But the new proposal goes beyond that, and the questions raised in the new rulemaking aren’t that limited – or that easy for the government to answer in a way that makes sense. In fact, questions about the new regulation go beyond the regulation itself, possibly getting into a debate about whether regulatory changes always improve the inspection system for all concerned.
The proposed rule would require that common or usual names of products contain an accurate description of the raw poultry or meat products, the percentage of added solutions to the products and the ingredients the added liquid or solution actually contains. The print on the label describing newly named products would have to be on the label in the same size type, style and color, so they would be more noticeable to consumers buying the products.
Changes to labeling requirements always raise concerns for processing companies. First, because companies print large numbers of labels ahead of time, any change in labeling requirements can result in wasted labels and printing new ones on the fly.
USDA’s plan would establish common and what it calls easy-to-understand names for raw meat and poultry products that include marinades, injections or other solutions not visible to consumers. The agency is taking this action because it doesn’t think some labels clearly state if a solution has been added to a raw product to enhance the flavor.
Consumers could be buying products with a higher level of sodium than they realize, USDA says. Dr. Elisabeth Hagen, undersecretary for food safety, says consumers should be able to make an informed choice in the store, “which is why we need to provide clear, informative labels to help consumers make the best decisions about feeding their families.”
But the American Meat Institute takes issue with the new proposal, calling it “wasteful” and “unnecessary.” J. Patrick Boyle, AMI president and CEO, says the proposed regulation goes against President Obama’s stance on new regulatory initiatives, which is: “They should solve problems, not create new ones.”
He says the plan would change the labeling of many raw meat and poultry products and add no new information on the label. He notes FSIS has a long-established label approval system requiring regulators to reject false and misleading labels before they are applied to federally inspected meat and poultry products. These labels have been used for years with USDA’s blessings and approval. So, consumers know some ready-to-cook products contain added solutions and longstanding FSIS label regulations require these solutions to be identified on the front of the product next to the identification of the product.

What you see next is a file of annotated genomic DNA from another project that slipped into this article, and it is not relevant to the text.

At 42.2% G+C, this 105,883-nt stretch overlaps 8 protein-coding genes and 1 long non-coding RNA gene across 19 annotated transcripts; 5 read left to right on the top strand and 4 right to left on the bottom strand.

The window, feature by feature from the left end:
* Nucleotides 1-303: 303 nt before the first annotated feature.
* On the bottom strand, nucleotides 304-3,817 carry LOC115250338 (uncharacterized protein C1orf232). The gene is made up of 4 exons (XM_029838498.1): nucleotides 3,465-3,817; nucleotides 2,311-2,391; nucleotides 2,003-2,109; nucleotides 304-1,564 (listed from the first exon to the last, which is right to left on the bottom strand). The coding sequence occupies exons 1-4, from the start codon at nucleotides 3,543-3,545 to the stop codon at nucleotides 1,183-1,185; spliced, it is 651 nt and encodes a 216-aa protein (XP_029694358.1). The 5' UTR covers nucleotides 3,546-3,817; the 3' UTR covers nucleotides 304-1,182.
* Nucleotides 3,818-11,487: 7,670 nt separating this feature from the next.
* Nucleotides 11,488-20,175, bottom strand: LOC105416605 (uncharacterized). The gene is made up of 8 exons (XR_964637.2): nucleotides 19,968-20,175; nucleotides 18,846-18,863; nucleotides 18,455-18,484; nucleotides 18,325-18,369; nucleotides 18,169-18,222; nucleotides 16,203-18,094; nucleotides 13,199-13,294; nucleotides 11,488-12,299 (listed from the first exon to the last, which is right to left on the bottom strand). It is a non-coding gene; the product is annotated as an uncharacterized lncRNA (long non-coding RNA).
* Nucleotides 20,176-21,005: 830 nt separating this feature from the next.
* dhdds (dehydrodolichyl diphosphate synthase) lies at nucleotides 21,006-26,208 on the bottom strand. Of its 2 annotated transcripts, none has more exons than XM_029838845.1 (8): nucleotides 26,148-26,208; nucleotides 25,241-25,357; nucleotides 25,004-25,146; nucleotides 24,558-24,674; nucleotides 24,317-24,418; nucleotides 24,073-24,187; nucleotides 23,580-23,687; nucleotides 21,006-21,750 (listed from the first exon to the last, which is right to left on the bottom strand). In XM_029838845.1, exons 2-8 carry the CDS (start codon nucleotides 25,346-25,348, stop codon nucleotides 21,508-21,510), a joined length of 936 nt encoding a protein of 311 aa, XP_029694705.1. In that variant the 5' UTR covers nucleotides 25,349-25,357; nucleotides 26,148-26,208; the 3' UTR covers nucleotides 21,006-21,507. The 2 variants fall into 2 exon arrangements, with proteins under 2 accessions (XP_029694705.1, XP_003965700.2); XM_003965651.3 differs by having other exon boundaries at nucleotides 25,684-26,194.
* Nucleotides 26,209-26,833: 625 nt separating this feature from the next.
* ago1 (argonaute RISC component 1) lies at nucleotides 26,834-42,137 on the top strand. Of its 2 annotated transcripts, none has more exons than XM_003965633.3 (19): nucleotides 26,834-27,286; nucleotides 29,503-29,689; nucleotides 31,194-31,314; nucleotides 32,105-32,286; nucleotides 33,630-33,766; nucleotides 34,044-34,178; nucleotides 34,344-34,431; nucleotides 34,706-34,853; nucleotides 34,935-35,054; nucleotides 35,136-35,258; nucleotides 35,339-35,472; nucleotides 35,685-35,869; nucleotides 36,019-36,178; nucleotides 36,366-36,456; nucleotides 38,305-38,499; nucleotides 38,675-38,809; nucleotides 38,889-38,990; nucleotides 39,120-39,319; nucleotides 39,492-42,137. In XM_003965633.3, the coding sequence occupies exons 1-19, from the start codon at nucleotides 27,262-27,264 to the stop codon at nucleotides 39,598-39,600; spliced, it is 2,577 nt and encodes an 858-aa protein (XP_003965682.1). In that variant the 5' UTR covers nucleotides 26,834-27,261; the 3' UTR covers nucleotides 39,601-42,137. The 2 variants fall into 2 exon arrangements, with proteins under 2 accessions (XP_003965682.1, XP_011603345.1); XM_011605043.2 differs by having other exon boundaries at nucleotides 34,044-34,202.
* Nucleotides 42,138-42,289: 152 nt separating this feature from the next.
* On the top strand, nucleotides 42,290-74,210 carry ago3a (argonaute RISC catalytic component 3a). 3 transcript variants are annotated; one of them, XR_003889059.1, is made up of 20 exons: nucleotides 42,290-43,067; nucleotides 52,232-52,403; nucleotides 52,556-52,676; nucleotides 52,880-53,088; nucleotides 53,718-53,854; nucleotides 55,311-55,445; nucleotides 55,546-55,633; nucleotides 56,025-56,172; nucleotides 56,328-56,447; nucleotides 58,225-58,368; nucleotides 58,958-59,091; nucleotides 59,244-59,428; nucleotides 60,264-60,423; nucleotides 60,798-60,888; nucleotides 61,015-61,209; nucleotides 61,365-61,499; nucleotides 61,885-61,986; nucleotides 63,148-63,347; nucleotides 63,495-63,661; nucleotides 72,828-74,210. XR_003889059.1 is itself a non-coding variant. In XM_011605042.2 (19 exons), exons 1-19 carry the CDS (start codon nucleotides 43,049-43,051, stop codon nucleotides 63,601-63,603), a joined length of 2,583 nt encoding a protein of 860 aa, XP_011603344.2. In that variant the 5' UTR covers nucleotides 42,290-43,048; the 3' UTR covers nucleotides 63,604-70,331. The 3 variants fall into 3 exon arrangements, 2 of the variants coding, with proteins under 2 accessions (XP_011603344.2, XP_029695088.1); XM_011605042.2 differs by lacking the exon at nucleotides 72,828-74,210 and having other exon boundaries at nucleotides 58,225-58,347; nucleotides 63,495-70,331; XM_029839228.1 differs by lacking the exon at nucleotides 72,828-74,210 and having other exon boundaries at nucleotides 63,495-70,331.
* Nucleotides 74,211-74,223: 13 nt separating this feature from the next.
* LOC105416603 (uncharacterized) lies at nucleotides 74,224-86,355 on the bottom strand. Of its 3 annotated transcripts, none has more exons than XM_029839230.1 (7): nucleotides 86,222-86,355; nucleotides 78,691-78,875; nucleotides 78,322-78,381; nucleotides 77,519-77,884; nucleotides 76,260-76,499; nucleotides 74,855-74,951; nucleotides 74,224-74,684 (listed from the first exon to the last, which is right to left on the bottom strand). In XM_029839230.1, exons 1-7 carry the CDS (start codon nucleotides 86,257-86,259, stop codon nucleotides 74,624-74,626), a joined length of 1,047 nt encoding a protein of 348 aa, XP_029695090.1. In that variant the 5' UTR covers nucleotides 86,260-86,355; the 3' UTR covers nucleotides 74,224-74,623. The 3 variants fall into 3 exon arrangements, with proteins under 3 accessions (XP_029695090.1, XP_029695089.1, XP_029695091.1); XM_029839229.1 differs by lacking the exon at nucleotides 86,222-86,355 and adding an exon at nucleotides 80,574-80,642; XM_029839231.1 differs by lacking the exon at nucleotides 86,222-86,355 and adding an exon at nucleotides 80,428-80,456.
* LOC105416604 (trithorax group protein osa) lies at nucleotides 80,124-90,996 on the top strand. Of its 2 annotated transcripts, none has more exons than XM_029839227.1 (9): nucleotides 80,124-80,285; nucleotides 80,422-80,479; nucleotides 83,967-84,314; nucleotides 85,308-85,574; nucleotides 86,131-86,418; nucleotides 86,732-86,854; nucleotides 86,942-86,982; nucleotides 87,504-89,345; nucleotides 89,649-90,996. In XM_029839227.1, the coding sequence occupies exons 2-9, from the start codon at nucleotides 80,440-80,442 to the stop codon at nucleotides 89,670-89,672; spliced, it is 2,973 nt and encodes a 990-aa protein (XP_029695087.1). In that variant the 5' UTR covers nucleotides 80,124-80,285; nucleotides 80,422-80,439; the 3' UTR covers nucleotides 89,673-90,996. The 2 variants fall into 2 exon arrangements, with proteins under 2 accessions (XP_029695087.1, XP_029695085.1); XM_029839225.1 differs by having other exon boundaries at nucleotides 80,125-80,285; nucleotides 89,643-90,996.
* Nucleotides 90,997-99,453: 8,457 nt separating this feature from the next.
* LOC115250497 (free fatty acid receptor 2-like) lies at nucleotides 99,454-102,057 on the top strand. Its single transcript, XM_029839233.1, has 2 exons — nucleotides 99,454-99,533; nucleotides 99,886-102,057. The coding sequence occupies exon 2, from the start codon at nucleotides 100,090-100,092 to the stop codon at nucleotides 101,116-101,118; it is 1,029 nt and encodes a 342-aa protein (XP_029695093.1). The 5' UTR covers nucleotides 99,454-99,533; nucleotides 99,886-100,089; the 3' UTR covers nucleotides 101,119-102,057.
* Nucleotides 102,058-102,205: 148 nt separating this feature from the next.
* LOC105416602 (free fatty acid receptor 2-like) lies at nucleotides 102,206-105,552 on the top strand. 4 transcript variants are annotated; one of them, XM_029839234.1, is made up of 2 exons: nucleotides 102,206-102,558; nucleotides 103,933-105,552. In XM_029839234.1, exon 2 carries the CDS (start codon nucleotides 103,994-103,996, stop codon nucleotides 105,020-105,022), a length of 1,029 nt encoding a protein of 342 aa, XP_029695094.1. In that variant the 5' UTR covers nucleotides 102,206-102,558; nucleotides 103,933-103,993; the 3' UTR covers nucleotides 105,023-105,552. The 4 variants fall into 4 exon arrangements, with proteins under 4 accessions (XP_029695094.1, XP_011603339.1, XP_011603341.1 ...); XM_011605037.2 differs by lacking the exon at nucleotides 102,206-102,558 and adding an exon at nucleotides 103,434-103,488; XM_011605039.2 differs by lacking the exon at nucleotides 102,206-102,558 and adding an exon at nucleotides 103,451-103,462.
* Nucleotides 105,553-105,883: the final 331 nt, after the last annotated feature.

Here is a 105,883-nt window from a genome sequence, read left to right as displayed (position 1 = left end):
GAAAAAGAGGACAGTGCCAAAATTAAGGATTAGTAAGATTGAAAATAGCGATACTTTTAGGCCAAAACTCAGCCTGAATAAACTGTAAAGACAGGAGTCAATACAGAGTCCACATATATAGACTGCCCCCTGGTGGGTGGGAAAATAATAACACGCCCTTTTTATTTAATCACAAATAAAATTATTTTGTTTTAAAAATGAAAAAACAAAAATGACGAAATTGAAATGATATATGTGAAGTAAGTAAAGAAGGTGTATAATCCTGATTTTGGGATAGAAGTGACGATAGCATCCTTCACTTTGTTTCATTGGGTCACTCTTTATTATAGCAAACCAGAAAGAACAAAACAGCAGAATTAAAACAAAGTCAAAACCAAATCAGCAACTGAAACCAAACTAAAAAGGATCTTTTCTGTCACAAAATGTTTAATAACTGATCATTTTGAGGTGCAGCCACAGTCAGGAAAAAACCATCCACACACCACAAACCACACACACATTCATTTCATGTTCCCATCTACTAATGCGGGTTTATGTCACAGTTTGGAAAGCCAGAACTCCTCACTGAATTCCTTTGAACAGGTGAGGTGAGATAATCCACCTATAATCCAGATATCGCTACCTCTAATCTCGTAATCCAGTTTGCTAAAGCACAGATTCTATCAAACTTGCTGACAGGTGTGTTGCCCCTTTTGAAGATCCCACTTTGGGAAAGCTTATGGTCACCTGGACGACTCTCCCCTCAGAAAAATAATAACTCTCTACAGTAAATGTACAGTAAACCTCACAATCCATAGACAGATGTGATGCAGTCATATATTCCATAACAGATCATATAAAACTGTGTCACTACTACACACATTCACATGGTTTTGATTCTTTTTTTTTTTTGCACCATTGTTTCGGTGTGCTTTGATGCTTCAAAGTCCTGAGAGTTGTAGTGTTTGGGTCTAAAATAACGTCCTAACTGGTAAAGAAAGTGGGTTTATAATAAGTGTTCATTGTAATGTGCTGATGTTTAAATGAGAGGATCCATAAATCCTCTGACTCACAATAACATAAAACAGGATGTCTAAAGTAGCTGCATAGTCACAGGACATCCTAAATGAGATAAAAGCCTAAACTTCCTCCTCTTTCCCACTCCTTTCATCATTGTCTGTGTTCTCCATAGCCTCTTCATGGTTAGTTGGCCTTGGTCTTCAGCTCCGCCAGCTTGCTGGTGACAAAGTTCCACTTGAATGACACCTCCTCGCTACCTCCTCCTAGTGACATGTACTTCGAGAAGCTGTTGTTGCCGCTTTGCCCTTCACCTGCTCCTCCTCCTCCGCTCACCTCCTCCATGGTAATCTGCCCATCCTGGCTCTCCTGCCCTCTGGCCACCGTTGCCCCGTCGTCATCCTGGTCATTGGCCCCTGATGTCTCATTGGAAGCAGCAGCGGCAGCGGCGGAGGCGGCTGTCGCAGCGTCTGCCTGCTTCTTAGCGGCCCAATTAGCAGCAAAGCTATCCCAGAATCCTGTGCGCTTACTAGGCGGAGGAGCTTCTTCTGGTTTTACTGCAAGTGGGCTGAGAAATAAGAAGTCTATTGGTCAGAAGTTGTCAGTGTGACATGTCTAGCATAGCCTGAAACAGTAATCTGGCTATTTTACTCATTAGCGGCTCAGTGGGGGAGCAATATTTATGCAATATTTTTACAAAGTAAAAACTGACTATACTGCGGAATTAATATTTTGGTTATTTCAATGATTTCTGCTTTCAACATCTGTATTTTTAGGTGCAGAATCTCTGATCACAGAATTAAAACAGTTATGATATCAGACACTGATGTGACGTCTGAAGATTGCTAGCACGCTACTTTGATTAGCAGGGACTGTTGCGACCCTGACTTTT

The information is already there; the only change will be bigger type, probably all in capital letters. The other major change will be a cost of about $73 million to the industry to print new labels, which will mean a waste of money, a lot of inconvenience and higher prices for the consumers to pay. Boyle quotes President Obama as warning against new regulations “that are not worth the cost, or that are just plain dumb,” and puts this new proposal in that category.
Critics of the proposal say USDA would be better off looking for real weaknesses existing in the inspection system and consult with its stakeholders, including industry and consumers, about making changes that will strengthen the inspection system. Improvements being made in the food side of the Food and Drug Administration – admittedly a different agency under a different department, responsible for different food products, but with a similar mission – are an example of beneficial steps being taken to strengthen food safety.
As of July 21, a 60-day comment period was established on the proposed regulation. Industry and other parties involved in USDA regulatory initiatives, including consumers, should tell USDA to forget it – and concentrate where the agency can really improve meat/poultry inspection and food safety. Comments can be submitted atwww.regulations.gov.
Bernard Shire is M&P’s Washington correspondent, a contributing editor and a feature writer based in Lancaster, Pa. Shire also works as a food safety consultant and writer for Shire & Associates LLC.